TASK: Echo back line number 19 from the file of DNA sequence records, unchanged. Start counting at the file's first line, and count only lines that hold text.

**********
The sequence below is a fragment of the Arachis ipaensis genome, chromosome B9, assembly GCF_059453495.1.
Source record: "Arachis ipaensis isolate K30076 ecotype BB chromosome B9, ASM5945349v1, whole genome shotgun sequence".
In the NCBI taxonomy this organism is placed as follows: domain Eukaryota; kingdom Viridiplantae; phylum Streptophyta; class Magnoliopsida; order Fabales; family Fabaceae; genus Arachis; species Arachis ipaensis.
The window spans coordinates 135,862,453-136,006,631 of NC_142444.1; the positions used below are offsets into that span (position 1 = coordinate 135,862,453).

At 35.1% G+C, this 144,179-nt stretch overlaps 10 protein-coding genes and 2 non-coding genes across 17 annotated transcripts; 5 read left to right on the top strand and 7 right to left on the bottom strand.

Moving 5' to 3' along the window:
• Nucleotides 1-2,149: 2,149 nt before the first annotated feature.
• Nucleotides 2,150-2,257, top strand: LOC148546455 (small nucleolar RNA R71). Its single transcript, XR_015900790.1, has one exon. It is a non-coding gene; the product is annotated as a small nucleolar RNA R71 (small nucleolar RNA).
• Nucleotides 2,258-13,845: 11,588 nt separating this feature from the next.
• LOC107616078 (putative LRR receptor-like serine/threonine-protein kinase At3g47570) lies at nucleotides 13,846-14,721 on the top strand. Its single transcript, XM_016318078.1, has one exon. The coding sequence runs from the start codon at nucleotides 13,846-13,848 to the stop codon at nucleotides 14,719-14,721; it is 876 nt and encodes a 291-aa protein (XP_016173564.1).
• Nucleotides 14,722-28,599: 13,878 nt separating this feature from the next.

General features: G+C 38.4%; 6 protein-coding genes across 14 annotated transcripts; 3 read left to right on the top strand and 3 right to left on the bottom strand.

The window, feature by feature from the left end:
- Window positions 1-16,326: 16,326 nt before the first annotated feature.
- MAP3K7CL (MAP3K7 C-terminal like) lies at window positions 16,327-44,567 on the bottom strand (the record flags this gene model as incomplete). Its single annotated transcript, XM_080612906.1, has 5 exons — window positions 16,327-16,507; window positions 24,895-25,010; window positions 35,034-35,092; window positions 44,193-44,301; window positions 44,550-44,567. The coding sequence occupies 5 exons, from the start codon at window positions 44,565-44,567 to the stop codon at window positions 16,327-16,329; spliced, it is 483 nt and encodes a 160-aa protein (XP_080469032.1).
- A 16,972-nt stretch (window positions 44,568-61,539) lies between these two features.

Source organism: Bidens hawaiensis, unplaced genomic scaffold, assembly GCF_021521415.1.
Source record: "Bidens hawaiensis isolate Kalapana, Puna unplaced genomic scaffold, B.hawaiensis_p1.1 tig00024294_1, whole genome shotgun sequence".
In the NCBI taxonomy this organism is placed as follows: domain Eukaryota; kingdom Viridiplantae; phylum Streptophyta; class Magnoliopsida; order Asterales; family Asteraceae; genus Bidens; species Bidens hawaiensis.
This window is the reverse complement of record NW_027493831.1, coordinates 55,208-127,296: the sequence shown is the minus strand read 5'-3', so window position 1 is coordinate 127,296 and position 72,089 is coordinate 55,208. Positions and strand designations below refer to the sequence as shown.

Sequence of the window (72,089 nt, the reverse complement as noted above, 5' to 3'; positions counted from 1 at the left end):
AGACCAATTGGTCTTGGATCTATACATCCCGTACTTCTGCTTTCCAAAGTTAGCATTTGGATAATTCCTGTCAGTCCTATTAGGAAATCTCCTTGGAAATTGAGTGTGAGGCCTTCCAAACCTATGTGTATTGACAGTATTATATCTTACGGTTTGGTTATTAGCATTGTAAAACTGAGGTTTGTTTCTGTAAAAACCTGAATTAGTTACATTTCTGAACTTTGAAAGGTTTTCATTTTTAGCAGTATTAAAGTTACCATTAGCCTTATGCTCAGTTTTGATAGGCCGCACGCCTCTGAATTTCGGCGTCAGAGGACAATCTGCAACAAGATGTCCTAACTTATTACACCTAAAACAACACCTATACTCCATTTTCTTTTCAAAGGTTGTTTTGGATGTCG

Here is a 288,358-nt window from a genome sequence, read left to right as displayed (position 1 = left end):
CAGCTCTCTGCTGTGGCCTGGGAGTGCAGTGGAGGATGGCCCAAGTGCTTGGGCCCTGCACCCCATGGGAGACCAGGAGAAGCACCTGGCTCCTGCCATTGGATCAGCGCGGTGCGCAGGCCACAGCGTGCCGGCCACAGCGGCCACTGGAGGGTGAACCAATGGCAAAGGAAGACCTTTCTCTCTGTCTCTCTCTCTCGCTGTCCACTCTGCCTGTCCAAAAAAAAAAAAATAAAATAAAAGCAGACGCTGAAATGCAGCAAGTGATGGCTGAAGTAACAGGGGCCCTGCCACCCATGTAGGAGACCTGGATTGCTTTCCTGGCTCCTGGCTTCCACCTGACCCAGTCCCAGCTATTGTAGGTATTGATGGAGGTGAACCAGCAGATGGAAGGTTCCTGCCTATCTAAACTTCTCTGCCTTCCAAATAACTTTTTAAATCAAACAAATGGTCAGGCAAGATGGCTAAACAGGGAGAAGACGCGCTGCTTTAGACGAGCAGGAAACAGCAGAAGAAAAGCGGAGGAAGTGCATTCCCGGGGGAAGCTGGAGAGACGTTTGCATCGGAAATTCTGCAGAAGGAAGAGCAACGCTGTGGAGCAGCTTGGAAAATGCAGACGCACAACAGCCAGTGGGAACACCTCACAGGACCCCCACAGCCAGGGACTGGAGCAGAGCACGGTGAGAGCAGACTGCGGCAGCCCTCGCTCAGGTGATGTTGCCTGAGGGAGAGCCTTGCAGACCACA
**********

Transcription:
In the NCBI taxonomy this organism is placed as follows: domain Eukaryota; kingdom Viridiplantae; phylum Streptophyta; class Magnoliopsida; order Asterales; family Asteraceae; genus Bidens; species Bidens hawaiensis.